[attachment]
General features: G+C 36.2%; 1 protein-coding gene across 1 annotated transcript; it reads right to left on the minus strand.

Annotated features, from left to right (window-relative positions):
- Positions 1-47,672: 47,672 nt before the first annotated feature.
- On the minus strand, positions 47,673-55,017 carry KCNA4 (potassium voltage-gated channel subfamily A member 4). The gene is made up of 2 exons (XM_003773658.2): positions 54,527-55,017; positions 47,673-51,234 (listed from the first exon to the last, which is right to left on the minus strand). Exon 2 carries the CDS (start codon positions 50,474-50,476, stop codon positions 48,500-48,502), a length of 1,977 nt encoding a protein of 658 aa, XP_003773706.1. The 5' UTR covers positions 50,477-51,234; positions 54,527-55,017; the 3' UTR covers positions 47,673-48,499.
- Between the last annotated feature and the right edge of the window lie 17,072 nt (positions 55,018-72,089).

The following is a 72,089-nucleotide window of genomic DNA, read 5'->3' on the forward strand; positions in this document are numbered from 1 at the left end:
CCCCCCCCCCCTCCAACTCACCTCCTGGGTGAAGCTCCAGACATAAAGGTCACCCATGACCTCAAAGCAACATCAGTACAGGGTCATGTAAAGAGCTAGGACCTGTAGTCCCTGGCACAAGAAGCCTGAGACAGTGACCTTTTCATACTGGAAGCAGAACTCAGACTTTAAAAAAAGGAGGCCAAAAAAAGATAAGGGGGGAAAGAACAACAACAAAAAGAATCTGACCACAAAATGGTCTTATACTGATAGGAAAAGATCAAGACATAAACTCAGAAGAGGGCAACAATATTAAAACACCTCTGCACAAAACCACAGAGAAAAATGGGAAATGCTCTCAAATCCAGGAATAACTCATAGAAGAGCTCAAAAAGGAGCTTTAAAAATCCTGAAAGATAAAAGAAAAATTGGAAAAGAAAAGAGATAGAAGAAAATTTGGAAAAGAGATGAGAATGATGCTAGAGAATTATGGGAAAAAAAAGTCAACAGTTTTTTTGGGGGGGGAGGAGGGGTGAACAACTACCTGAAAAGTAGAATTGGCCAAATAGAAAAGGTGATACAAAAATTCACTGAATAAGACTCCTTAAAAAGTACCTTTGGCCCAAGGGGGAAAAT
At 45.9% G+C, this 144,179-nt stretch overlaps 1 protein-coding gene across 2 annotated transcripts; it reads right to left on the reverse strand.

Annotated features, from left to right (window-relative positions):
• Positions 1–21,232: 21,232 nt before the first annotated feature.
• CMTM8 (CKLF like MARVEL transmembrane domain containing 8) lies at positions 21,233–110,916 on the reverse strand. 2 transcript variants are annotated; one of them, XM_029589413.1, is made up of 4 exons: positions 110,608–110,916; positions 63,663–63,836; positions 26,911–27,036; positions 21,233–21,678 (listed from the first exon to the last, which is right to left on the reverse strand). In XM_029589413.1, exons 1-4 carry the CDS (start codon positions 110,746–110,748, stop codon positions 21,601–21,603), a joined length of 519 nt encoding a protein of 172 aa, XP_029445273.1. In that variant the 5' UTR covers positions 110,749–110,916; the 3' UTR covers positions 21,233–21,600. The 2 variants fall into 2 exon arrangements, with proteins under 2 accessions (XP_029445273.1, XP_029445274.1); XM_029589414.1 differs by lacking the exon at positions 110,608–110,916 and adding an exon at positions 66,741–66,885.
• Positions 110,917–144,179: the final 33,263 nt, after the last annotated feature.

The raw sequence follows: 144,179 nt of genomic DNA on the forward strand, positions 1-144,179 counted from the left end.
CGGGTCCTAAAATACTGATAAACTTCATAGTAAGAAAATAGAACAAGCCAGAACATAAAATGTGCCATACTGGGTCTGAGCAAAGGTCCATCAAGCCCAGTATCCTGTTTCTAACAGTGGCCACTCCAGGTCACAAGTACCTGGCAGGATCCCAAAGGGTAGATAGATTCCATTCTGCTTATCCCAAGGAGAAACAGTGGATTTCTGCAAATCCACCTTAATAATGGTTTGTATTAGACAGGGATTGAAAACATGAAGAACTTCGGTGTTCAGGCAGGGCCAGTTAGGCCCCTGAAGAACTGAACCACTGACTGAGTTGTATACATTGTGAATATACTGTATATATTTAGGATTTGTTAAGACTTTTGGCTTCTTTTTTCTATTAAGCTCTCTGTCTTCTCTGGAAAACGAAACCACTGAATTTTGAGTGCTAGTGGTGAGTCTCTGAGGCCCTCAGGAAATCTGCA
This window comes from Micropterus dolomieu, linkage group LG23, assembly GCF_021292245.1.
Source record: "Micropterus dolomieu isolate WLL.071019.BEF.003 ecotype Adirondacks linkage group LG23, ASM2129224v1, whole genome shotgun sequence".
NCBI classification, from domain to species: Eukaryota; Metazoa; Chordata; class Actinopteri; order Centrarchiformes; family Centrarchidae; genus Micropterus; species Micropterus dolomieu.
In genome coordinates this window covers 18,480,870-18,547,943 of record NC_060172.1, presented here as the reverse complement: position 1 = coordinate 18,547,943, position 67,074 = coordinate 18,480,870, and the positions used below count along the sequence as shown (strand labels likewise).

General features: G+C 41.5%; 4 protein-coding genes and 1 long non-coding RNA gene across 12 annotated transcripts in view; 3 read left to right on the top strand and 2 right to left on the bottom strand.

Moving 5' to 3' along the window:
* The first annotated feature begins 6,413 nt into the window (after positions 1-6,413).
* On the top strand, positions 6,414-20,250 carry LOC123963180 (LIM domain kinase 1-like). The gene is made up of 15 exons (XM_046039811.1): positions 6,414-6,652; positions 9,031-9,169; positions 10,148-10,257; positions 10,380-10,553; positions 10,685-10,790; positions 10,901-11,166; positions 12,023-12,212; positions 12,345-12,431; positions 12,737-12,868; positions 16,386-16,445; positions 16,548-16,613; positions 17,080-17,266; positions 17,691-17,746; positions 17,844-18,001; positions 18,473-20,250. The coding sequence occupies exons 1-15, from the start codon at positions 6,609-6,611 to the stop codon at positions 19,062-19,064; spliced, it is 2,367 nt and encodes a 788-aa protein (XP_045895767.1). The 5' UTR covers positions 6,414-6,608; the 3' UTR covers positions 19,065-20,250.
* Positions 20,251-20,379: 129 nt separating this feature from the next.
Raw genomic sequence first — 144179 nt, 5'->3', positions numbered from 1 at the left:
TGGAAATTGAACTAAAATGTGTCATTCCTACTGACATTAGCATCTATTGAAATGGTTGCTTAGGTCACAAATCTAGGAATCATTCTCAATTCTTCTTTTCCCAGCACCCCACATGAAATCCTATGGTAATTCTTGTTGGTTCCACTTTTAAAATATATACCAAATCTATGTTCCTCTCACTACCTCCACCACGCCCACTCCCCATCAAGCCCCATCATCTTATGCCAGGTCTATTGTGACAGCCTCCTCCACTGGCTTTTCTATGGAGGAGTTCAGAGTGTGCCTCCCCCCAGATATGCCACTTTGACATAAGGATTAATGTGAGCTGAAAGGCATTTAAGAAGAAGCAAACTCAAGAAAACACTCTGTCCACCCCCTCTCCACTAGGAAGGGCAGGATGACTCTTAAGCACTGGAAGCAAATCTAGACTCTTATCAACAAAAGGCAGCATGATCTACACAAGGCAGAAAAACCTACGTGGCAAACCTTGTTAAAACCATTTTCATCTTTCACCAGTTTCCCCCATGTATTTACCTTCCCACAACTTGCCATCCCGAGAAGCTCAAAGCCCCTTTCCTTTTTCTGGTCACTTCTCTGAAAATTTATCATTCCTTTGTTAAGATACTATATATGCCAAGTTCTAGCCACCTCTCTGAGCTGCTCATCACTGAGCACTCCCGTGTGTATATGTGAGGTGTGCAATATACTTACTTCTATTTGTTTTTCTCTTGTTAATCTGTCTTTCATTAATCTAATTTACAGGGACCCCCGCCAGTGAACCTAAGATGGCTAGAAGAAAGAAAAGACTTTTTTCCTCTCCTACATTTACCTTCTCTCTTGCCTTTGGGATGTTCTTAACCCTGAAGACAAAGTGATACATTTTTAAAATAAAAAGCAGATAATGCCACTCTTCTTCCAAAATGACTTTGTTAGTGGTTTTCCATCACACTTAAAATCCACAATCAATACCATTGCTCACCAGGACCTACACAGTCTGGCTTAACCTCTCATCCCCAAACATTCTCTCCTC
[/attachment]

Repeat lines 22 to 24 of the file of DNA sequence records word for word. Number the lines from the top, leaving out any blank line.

* On the top strand, positions 6,414-20,250 carry LOC123963180 (LIM domain kinase 1-like). The gene is made up of 15 exons (XM_046039811.1): positions 6,414-6,652; positions 9,031-9,169; positions 10,148-10,257; positions 10,380-10,553; positions 10,685-10,790; positions 10,901-11,166; positions 12,023-12,212; positions 12,345-12,431; positions 12,737-12,868; positions 16,386-16,445; positions 16,548-16,613; positions 17,080-17,266; positions 17,691-17,746; positions 17,844-18,001; positions 18,473-20,250. The coding sequence occupies exons 1-15, from the start codon at positions 6,609-6,611 to the stop codon at positions 19,062-19,064; spliced, it is 2,367 nt and encodes a 788-aa protein (XP_045895767.1). The 5' UTR covers positions 6,414-6,608; the 3' UTR covers positions 19,065-20,250.
* Positions 20,251-20,379: 129 nt separating this feature from the next.
Raw genomic sequence first — 144179 nt, 5'->3', positions numbered from 1 at the left: